What To Write?

The writing community is split on whether writers should take assignments for no pay or not. Some people feel it gives them the all-important clips for the portfolio, and sometimes it opens the door to a relationship with an editor. Others say it’s outrageous to expect someone to lend their talents for free, and advocate going only to paying markets. I fall somewhere in the middle. Let me tell you how.

There are plenty of markets out there that pay a very low amount for articles and sidebars. For a beginning writer, these places can be very useful, but with one caveat: don’t take on an article that requires a lot of time and research. If you write about what you know, you can knock out a project or two, get the clips you want, and you’re not out a lot of time in the process (you might even have earned a few bucks along the way). For instance, if you are a lifelong lover of African violets and have always grown this kind of plant, you might be able to get an article in a gardening magazine or community newspaper about “How to Grow African Violets.” You’d want to do a little fact-checking, of course, but you could write the article quickly for the most part, just based on your own expertise in this area. But you wouldn’t want to accept an assignment for a small publication that doesn’t pay much if it requires you to write 2,000 words on the pros and cons of interstate bridge reconstruction. It just wouldn’t pay.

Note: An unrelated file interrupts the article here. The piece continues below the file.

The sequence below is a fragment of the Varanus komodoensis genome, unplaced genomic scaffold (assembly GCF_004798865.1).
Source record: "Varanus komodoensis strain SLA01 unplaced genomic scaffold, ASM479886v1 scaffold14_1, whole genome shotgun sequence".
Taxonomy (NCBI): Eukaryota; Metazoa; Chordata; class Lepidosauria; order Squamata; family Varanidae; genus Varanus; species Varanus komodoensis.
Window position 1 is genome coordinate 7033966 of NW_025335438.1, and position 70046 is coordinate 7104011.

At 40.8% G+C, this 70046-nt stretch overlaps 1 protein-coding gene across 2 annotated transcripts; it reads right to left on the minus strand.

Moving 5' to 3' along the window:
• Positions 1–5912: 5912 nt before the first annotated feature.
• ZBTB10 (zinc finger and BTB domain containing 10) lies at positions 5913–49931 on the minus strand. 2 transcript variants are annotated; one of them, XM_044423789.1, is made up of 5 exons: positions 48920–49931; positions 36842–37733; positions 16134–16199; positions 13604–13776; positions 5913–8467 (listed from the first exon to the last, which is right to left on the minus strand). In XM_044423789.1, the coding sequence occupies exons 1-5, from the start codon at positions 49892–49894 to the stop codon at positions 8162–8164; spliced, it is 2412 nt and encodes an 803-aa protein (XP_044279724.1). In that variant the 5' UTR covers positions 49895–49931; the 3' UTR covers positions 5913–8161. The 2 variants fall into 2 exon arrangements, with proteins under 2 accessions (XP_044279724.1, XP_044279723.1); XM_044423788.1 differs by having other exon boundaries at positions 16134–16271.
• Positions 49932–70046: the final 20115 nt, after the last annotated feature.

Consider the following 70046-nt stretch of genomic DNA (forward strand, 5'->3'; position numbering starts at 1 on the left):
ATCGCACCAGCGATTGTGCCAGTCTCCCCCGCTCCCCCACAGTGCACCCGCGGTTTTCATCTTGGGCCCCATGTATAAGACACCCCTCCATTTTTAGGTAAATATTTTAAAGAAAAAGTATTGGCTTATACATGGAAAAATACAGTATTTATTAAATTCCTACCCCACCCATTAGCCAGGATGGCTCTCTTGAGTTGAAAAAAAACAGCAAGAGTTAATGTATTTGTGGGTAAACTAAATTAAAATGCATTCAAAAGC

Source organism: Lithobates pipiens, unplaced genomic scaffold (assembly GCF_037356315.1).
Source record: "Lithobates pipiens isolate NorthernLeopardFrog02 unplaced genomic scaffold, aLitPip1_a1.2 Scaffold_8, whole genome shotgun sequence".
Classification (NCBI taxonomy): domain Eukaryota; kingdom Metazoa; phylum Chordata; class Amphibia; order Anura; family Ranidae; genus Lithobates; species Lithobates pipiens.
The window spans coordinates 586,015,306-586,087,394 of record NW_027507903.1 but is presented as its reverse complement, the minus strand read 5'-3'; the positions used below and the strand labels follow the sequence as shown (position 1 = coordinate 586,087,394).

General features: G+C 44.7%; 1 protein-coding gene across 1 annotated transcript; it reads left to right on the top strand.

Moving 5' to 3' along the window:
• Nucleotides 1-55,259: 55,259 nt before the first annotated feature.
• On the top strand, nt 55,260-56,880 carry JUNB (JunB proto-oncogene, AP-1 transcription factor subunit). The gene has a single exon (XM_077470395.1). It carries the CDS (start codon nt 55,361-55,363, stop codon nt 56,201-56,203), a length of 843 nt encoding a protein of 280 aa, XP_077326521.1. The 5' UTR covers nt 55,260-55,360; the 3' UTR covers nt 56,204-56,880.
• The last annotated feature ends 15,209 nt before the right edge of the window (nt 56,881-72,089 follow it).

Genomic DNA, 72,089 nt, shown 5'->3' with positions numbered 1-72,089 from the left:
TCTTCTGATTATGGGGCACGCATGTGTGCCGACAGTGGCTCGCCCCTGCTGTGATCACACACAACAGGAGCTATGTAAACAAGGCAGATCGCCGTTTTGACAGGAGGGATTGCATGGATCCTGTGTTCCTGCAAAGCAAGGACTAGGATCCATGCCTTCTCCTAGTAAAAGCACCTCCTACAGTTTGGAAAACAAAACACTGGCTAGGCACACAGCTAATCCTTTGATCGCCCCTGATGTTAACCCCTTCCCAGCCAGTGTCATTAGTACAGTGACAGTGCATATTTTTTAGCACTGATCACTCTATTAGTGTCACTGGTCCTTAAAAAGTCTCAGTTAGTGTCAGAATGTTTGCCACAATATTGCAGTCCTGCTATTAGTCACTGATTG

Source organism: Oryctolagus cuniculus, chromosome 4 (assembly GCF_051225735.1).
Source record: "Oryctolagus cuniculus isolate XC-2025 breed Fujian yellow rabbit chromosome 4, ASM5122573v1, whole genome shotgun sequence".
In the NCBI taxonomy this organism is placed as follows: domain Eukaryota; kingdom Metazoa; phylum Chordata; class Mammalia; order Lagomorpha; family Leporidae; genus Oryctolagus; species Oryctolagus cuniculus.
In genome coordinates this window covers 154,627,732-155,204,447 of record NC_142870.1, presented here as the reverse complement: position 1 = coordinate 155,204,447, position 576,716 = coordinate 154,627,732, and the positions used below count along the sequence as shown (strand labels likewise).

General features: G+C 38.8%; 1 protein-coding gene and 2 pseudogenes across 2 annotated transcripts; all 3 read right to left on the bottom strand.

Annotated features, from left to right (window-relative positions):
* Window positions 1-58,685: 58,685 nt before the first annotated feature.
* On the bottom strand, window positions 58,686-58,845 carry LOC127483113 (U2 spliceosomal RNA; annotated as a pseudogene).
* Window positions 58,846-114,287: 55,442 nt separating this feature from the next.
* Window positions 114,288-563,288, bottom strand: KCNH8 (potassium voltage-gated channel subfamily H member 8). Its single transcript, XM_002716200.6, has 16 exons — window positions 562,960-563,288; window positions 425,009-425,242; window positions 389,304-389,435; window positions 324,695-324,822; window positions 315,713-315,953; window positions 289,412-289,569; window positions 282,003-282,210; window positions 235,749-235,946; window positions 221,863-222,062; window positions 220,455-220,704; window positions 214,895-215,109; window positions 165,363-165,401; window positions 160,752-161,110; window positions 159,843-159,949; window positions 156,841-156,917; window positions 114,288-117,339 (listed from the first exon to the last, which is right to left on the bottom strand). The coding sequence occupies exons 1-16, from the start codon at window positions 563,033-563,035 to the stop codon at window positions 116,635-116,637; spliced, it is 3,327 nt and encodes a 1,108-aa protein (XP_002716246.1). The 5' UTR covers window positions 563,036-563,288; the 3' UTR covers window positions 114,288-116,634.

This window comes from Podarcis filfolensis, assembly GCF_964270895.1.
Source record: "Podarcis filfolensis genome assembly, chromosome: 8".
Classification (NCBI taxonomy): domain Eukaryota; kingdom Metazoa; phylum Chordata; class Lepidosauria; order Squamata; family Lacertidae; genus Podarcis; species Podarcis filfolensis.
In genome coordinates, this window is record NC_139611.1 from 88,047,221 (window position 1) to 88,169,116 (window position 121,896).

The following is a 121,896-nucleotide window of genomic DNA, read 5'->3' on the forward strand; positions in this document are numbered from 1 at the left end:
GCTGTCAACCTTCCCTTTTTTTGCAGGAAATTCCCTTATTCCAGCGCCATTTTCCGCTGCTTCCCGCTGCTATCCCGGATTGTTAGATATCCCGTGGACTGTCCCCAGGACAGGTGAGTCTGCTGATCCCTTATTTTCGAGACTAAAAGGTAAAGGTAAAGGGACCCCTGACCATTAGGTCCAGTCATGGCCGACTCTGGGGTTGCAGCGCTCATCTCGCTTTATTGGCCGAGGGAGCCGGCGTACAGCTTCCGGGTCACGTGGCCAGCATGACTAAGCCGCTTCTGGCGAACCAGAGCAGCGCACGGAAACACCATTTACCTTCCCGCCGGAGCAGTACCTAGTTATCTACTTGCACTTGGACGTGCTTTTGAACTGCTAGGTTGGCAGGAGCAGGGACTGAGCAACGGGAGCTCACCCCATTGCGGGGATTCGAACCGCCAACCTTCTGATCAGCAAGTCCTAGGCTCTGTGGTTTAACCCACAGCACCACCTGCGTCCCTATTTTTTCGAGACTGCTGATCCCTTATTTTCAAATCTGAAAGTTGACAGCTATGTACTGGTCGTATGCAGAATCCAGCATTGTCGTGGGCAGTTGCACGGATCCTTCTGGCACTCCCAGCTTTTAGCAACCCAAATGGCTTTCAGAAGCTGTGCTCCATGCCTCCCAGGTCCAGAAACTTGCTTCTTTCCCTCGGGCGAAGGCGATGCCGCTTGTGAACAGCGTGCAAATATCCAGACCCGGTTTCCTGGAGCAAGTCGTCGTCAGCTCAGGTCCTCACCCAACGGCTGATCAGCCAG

Another place to look for low and non-paying assignments is the Internet. E-zines and content sites are always on the lookout for articles, and there’s another benefit to your byline: when prospective editors or clients do a Google search on your name to find out about you (and they surely will), your byline will come up on various sites as having written something. Your website will also pop up, we hope, and you’ll seem much more credible even if you haven’t done very much large circulation work.

But as a general rule, I wouldn’t encourage any writer - beginning or otherwise - to take on a low or no-pay assignment if it required them to spend a lot of time working on it. Imagine if you were a plumber, and someone asked you to come unclog their sink ... for FREE ... or, for a small fee of say, five dollars. How offensive! There are plenty of places who are open to working with unpublished writers, and many of them pay. Therefore, I don’t believe it’s worth your time to crawl on the bottom when you should be floating/swimming to the top.

Also, as long as you write for a non-paying market that doesn’t buy all rights, you can always submit the article to a paying publication, with appropriate readership changes. So just because you did all that work at first for very little pay, does not mean it won’t pay off at some other time in some other publication.



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Lawrence Clark Powell